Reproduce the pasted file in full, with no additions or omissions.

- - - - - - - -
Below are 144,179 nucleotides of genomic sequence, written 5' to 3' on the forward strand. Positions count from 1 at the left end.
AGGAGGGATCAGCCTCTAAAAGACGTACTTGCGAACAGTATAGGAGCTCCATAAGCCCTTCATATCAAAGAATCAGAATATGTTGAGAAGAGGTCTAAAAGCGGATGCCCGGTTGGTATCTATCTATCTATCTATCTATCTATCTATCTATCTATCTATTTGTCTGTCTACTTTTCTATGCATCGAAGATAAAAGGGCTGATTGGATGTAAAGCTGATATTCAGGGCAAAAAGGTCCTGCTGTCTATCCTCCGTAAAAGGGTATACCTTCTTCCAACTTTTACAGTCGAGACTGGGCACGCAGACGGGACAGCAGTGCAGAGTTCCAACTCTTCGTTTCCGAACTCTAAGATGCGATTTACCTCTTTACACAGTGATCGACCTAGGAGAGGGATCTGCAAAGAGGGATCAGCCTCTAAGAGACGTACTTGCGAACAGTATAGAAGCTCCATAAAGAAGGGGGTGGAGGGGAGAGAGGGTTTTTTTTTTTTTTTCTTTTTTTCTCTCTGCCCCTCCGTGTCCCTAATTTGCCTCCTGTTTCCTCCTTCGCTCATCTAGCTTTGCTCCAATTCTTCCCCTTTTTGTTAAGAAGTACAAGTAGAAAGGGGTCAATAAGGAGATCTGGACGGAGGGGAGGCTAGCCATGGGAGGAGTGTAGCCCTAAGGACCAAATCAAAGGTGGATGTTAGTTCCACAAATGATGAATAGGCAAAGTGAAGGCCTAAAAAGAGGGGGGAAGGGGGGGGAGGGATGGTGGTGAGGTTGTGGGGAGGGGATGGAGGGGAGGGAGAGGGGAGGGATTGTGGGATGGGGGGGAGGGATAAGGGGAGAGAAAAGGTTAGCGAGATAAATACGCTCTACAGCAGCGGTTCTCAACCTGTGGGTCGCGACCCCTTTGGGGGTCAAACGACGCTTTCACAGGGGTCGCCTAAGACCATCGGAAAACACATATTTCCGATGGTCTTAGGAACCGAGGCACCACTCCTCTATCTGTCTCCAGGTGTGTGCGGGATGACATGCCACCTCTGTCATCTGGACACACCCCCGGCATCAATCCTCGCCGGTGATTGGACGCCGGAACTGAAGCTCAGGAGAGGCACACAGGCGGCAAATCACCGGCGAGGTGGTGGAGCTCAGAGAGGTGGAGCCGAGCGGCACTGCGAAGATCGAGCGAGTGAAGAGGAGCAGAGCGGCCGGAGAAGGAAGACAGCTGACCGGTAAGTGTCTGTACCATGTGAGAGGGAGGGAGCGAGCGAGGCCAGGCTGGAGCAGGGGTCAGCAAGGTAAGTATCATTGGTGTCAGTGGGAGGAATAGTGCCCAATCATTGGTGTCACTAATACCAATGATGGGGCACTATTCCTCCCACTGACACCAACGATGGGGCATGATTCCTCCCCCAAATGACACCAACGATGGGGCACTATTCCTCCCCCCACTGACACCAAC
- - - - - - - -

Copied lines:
Below are 144,179 nucleotides of genomic sequence, written 5' to 3' on the forward strand. Positions count from 1 at the left end.
AGGAGGGATCAGCCTCTAAAAGACGTACTTGCGAACAGTATAGGAGCTCCATAAGCCCTTCATATCAAAGAATCAGAATATGTTGAGAAGAGGTCTAAAAGCGGATGCCCGGTTGGTATCTATCTATCTATCTATCTATCTATCTATCTATCTATCTATTTGTCTGTCTACTTTTCTATGCATCGAAGATAAAAGGGCTGATTGGATGTAAAGCTGATATTCAGGGCAAAAAGGTCCTGCTGTCTATCCTCCGTAAAAGGGTATACCTTCTTCCAACTTTTACAGTCGAGACTGGGCACGCAGACGGGACAGCAGTGCAGAGTTCCAACTCTTCGTTTCCGAACTCTAAGATGCGATTTACCTCTTTACACAGTGATCGACCTAGGAGAGGGATCTGCAAAGAGGGATCAGCCTCTAAGAGACGTACTTGCGAACAGTATAGAAGCTCCATAAAGAAGGGGGTGGAGGGGAGAGAGGGTTTTTTTTTTTTTTTCTTTTTTTCTCTCTGCCCCTCCGTGTCCCTAATTTGCCTCCTGTTTCCTCCTTCGCTCATCTAGCTTTGCTCCAATTCTTCCCCTTTTTGTTAAGAAGTACAAGTAGAAAGGGGTCAATAAGGAGATCTGGACGGAGGGGAGGCTAGCCATGGGAGGAGTGTAGCCCTAAGGACCAAATCAAAGGTGGATGTTAGTTCCACAAATGATGAATAGGCAAAGTGAAGGCCTAAAAAGAGGGGGGAAGGGGGGGGAGGGATGGTGGTGAGGTTGTGGGGAGGGGATGGAGGGGAGGGAGAGGGGAGGGATTGTGGGATGGGGGGGAGGGATAAGGGGAGAGAAAAGGTTAGCGAGATAAATACGCTCTACAGCAGCGGTTCTCAACCTGTGGGTCGCGACCCCTTTGGGGGTCAAACGACGCTTTCACAGGGGTCGCCTAAGACCATCGGAAAACACATATTTCCGATGGTCTTAGGAACCGAGGCACCACTCCTCTATCTGTCTCCAGGTGTGTGCGGGATGACATGCCACCTCTGTCATCTGGACACACCCCCGGCATCAATCCTCGCCGGTGATTGGACGCCGGAACTGAAGCTCAGGAGAGGCACACAGGCGGCAAATCACCGGCGAGGTGGTGGAGCTCAGAGAGGTGGAGCCGAGCGGCACTGCGAAGATCGAGCGAGTGAAGAGGAGCAGAGCGGCCGGAGAAGGAAGACAGCTGACCGGTAAGTGTCTGTACCATGTGAGAGGGAGGGAGCGAGCGAGGCCAGGCTGGAGCAGGGGTCAGCAAGGTAAGTATCATTGGTGTCAGTGGGAGGAATAGTGCCCAATCATTGGTGTCACTAATACCAATGATGGGGCACTATTCCTCCCACTGACACCAACGATGGGGCATGATTCCTCCCCCAAATGACACCAACGATGGGGCACTATTCCTCCCCCCACTGACACCAAC